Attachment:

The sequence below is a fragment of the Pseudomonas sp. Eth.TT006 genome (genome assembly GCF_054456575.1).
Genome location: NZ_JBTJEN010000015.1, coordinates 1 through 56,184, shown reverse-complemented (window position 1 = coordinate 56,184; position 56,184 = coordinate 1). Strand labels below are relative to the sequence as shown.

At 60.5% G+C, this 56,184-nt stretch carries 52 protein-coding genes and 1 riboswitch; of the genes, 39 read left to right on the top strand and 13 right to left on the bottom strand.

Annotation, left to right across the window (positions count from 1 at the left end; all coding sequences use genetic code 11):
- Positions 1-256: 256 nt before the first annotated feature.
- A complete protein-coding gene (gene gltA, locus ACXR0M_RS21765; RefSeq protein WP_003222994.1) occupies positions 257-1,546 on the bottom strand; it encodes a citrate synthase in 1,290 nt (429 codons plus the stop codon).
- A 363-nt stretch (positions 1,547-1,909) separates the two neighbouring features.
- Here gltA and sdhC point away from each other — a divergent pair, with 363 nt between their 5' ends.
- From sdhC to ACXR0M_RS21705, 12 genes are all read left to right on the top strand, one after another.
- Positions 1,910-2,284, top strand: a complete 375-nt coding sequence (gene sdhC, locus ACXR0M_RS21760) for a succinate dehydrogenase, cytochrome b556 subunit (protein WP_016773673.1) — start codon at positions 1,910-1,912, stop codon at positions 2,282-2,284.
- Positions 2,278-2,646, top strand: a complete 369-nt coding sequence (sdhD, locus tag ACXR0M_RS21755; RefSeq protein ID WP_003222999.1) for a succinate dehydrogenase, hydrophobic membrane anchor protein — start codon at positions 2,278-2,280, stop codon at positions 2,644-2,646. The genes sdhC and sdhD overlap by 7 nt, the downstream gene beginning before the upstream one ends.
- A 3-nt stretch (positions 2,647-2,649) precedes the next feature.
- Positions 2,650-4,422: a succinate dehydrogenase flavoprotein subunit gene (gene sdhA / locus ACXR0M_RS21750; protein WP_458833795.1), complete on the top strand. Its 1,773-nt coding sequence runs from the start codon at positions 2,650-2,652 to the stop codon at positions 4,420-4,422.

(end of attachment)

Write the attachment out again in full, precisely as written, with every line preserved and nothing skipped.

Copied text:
The sequence below is a fragment of the Pseudomonas sp. Eth.TT006 genome (genome assembly GCF_054456575.1).
Genome location: NZ_JBTJEN010000015.1, coordinates 1 through 56,184, shown reverse-complemented (window position 1 = coordinate 56,184; position 56,184 = coordinate 1). Strand labels below are relative to the sequence as shown.

At 60.5% G+C, this 56,184-nt stretch carries 52 protein-coding genes and 1 riboswitch; of the genes, 39 read left to right on the top strand and 13 right to left on the bottom strand.

Annotation, left to right across the window (positions count from 1 at the left end; all coding sequences use genetic code 11):
- Positions 1-256: 256 nt before the first annotated feature.
- A complete protein-coding gene (gene gltA, locus ACXR0M_RS21765; RefSeq protein WP_003222994.1) occupies positions 257-1,546 on the bottom strand; it encodes a citrate synthase in 1,290 nt (429 codons plus the stop codon).
- A 363-nt stretch (positions 1,547-1,909) separates the two neighbouring features.
- Here gltA and sdhC point away from each other — a divergent pair, with 363 nt between their 5' ends.
- From sdhC to ACXR0M_RS21705, 12 genes are all read left to right on the top strand, one after another.
- Positions 1,910-2,284, top strand: a complete 375-nt coding sequence (gene sdhC, locus ACXR0M_RS21760) for a succinate dehydrogenase, cytochrome b556 subunit (protein WP_016773673.1) — start codon at positions 1,910-1,912, stop codon at positions 2,282-2,284.
- Positions 2,278-2,646, top strand: a complete 369-nt coding sequence (sdhD, locus tag ACXR0M_RS21755; RefSeq protein ID WP_003222999.1) for a succinate dehydrogenase, hydrophobic membrane anchor protein — start codon at positions 2,278-2,280, stop codon at positions 2,644-2,646. The genes sdhC and sdhD overlap by 7 nt, the downstream gene beginning before the upstream one ends.
- A 3-nt stretch (positions 2,647-2,649) precedes the next feature.
- Positions 2,650-4,422: a succinate dehydrogenase flavoprotein subunit gene (gene sdhA / locus ACXR0M_RS21750; protein WP_458833795.1), complete on the top strand. Its 1,773-nt coding sequence runs from the start codon at positions 2,650-2,652 to the stop codon at positions 4,420-4,422.